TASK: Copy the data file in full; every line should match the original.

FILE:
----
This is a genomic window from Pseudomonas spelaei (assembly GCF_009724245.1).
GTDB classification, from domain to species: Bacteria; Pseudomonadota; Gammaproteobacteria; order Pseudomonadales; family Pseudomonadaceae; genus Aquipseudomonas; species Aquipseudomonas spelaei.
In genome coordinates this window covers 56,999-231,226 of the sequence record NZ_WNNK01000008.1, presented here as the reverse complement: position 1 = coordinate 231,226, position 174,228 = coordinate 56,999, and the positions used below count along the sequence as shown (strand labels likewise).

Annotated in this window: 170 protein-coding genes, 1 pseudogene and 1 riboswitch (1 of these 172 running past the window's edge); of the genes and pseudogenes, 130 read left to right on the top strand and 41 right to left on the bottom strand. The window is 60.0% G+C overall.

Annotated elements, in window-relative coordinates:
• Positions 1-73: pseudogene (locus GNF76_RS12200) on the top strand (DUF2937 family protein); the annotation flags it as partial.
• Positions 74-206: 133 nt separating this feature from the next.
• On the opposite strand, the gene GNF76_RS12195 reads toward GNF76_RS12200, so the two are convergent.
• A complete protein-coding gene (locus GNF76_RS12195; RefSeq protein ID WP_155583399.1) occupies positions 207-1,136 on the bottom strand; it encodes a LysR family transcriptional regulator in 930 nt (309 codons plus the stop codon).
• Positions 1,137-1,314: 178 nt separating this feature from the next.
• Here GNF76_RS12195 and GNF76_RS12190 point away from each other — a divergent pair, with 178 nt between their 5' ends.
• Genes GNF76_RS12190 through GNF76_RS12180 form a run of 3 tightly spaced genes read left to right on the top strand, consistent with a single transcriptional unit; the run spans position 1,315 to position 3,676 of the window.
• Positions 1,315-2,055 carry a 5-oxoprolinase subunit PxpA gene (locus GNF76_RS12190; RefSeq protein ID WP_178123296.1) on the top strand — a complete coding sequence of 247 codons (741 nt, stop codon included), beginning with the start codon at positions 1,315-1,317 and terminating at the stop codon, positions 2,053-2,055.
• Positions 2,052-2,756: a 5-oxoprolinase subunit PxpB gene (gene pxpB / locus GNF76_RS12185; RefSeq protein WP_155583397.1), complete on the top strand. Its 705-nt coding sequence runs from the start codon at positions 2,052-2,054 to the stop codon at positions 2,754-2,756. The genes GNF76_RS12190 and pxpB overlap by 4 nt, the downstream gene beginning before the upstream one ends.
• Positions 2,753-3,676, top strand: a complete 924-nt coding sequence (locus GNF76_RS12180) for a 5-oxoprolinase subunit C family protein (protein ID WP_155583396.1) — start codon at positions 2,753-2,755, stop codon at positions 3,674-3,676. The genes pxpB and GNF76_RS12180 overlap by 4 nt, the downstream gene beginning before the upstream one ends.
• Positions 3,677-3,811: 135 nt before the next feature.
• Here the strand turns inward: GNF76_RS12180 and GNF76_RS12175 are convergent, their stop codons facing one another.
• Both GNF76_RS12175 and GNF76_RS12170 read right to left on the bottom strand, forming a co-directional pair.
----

This is a genomic window from Pseudomonas spelaei (assembly GCF_009724245.1).
GTDB classification, from domain to species: Bacteria; Pseudomonadota; Gammaproteobacteria; order Pseudomonadales; family Pseudomonadaceae; genus Aquipseudomonas; species Aquipseudomonas spelaei.
In genome coordinates this window covers 56,999-231,226 of the sequence record NZ_WNNK01000008.1, presented here as the reverse complement: position 1 = coordinate 231,226, position 174,228 = coordinate 56,999, and the positions used below count along the sequence as shown (strand labels likewise).

Annotated in this window: 170 protein-coding genes, 1 pseudogene and 1 riboswitch (1 of these 172 running past the window's edge); of the genes and pseudogenes, 130 read left to right on the top strand and 41 right to left on the bottom strand. The window is 60.0% G+C overall.

Annotated elements, in window-relative coordinates:
• Positions 1-73: pseudogene (locus GNF76_RS12200) on the top strand (DUF2937 family protein); the annotation flags it as partial.
• Positions 74-206: 133 nt separating this feature from the next.
• On the opposite strand, the gene GNF76_RS12195 reads toward GNF76_RS12200, so the two are convergent.
• A complete protein-coding gene (locus GNF76_RS12195; RefSeq protein ID WP_155583399.1) occupies positions 207-1,136 on the bottom strand; it encodes a LysR family transcriptional regulator in 930 nt (309 codons plus the stop codon).
• Positions 1,137-1,314: 178 nt separating this feature from the next.
• Here GNF76_RS12195 and GNF76_RS12190 point away from each other — a divergent pair, with 178 nt between their 5' ends.
• Genes GNF76_RS12190 through GNF76_RS12180 form a run of 3 tightly spaced genes read left to right on the top strand, consistent with a single transcriptional unit; the run spans position 1,315 to position 3,676 of the window.
• Positions 1,315-2,055 carry a 5-oxoprolinase subunit PxpA gene (locus GNF76_RS12190; RefSeq protein ID WP_178123296.1) on the top strand — a complete coding sequence of 247 codons (741 nt, stop codon included), beginning with the start codon at positions 1,315-1,317 and terminating at the stop codon, positions 2,053-2,055.
• Positions 2,052-2,756: a 5-oxoprolinase subunit PxpB gene (gene pxpB / locus GNF76_RS12185; RefSeq protein WP_155583397.1), complete on the top strand. Its 705-nt coding sequence runs from the start codon at positions 2,052-2,054 to the stop codon at positions 2,754-2,756. The genes GNF76_RS12190 and pxpB overlap by 4 nt, the downstream gene beginning before the upstream one ends.
• Positions 2,753-3,676, top strand: a complete 924-nt coding sequence (locus GNF76_RS12180) for a 5-oxoprolinase subunit C family protein (protein ID WP_155583396.1) — start codon at positions 2,753-2,755, stop codon at positions 3,674-3,676. The genes pxpB and GNF76_RS12180 overlap by 4 nt, the downstream gene beginning before the upstream one ends.
• Positions 3,677-3,811: 135 nt before the next feature.
• Here the strand turns inward: GNF76_RS12180 and GNF76_RS12175 are convergent, their stop codons facing one another.
• Both GNF76_RS12175 and GNF76_RS12170 read right to left on the bottom strand, forming a co-directional pair.